By  on April 6, 2006

MILAN — Late last week, someone set fire to the entrance of Tod's headquarters here. The damage was minimal, and police are still investigating the blaze, but the consensus is that someone is upset with Diego Della Valle, Tod's president and chief executive officer.

Tod's shoes and handbags are famous the world over. But Della Valle's political statements are what's grabbing newspaper headlines, peppering the talk shows and creating controversy in his native Italy.

Over the past few months, the entrepreneur has emerged as one of the fiercest critics of Italian Prime Minister Silvio Berlusconi and has become an unlikely star on the Italian political scene in the run-up to the national elections on Sunday and Monday. Della Valle has called Berlusconi a liar, and more recently he described Berlucsoni's behavior as arrogant. The prime minister and his supporters are so enraged, they're talking about boycotting Tod's products.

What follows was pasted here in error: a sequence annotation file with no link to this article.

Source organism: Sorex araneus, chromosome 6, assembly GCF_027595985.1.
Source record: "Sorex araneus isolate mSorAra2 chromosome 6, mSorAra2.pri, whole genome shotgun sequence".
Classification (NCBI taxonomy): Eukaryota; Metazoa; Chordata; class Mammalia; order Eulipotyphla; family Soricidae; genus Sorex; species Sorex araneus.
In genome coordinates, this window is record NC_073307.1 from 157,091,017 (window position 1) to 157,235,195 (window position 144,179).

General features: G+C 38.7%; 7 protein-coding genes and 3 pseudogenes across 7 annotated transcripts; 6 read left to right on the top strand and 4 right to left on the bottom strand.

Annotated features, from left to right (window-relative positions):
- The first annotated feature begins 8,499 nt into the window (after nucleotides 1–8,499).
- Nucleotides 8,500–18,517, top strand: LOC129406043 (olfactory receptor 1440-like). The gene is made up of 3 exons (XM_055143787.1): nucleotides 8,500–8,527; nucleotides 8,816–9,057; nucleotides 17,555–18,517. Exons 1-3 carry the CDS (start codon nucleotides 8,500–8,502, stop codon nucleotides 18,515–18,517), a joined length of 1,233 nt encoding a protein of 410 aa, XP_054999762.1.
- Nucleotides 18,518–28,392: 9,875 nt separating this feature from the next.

Although Della Valle has always denied that he wants to run for office, he appears on TV and in the newspaper pages as often, if not more often, than many of the country's leading politicians. While pundits can't predict how much he'll influence the electorate, Della Valle seems to be on the winning team so far. The most recent published polls indicate that Berlusconi trails his center-left opponent, Romano Prodi, by 3.5 percent to 5 percent. The two candidates faced off in the second of two televised debates this past Monday. And like any keen political follower, Della Valle was sure to be watching.

Della Valle supported and financed Berlusconi back in 1993, when the media and soccer mogul first entered politics and founded his Forza Italia party. But Della Valle, who declined to be interviewed for this article, has said publicly that he's disillusioned with Berlusconi's five-year-old government. The prime minister hasn't kept his campaign promises to create new jobs and stimulate companies' competitiveness, according to the luxury goods ceo. Instead, Berlusconi has abused his power to benefit himself and his own businesses, Della Valle maintains.

“The thing that scared me the most and that continues to scare me is his talent to convince anyone,” he told La Repubblica last month. “What worries me today is that a lot of people in good faith could believe again in [Berlusconi's] ghost programs.”

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